• 65. Shutterfly uses MongoDB to safeguard more than six billion images for millions of customers in the form of photos and videos, and turn everyday pictures into keepsakes Problem Why MongoDB Impact Managing 20TB of data (six  JSON-based data structure  500% cost reduction and 900% billion images for millions of  Provided Shutterfly with an performance improvement customers) partitioning by agile, high compared to previous Oracle function. performance, scalable solution implementation Home-grown key value store on at a low cost.  Accelerated time-to-market for top of their Oracle database  Works seamlessly with nearly a dozen projects on offered sub-par performance Shutterfly’s services-based MongoDB Codebase for this hybrid store architecture  Improved Performance by became hard to manage reducing average latency for High licensing, HW costs inserts from 400ms to 2ms. The “really killer reason” for using MongoDB is its rich JSON-based data structure, which offers Shutterfly an agile approach to develop software. With MongoDB, the Shutterfly team can quickly develop and deploy new applications, especially Web 2.0 and social features. -Kenny Gorman, Director of Data Services 65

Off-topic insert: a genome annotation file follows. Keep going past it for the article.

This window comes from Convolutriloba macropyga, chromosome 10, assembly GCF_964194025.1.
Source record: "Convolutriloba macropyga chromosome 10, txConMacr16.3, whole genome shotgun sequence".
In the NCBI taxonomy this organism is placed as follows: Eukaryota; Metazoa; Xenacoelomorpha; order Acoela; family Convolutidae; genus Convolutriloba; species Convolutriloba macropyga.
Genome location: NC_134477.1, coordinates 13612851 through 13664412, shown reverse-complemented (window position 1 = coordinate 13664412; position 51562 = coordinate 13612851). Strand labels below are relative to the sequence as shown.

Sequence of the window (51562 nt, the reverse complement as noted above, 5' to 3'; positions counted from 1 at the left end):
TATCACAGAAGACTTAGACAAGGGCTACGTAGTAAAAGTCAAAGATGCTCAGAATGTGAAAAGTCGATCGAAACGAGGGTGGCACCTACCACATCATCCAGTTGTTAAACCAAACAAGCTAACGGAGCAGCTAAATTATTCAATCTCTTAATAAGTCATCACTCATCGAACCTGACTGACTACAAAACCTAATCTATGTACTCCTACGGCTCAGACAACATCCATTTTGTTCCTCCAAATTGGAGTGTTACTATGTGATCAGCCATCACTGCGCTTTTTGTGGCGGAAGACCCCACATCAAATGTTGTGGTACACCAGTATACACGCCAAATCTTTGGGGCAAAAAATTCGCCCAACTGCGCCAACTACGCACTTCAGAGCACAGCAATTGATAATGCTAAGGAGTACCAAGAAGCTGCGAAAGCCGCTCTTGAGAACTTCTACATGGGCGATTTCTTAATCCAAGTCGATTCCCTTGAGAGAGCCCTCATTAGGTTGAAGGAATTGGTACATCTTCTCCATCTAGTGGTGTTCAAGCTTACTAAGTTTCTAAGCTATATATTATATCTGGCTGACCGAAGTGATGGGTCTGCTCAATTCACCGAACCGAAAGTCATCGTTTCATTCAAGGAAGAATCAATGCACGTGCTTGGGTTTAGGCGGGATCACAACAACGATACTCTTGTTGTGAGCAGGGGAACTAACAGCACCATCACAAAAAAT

• 66. 66
    • 67. Una base de datos de código abierto y de alto rendimiento 67